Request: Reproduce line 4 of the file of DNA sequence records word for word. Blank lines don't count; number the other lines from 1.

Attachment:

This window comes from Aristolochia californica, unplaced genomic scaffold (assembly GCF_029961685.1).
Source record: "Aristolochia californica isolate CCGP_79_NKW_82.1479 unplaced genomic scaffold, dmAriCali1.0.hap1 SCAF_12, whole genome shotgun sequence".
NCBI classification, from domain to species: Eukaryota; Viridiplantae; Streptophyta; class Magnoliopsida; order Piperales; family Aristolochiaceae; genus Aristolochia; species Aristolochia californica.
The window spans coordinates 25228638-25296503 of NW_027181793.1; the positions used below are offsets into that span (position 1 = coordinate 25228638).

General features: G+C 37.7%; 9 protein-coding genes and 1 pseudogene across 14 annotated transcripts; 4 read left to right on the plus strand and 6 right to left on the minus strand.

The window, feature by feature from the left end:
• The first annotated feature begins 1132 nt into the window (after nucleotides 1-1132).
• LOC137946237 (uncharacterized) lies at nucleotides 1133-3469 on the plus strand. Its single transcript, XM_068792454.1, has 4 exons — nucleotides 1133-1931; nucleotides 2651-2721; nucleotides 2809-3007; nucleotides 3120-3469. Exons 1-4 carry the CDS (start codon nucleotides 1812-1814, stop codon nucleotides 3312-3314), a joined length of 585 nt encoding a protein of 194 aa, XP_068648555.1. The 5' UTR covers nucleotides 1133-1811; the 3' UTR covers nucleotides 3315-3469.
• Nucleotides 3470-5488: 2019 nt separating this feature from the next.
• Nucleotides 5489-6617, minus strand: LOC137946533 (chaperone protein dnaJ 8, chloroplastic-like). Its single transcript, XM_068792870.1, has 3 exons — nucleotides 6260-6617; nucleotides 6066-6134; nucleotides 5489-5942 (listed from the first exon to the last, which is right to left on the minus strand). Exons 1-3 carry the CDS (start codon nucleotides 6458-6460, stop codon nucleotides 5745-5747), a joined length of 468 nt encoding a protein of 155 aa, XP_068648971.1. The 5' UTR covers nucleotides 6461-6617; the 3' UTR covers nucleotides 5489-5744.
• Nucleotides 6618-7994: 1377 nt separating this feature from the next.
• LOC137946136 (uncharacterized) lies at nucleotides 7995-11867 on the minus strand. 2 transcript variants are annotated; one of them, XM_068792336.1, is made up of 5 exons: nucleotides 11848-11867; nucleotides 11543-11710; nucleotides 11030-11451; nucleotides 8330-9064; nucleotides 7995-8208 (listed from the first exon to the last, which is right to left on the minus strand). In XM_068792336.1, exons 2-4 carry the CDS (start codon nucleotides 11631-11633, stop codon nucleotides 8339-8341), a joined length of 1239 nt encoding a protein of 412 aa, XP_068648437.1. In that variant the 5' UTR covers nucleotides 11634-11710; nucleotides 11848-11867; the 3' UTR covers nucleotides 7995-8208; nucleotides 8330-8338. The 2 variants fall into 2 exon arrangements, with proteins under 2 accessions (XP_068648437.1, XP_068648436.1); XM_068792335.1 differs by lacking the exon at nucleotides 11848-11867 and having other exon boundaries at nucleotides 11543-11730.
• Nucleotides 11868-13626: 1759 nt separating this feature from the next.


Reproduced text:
The window spans coordinates 25228638-25296503 of NW_027181793.1; the positions used below are offsets into that span (position 1 = coordinate 25228638).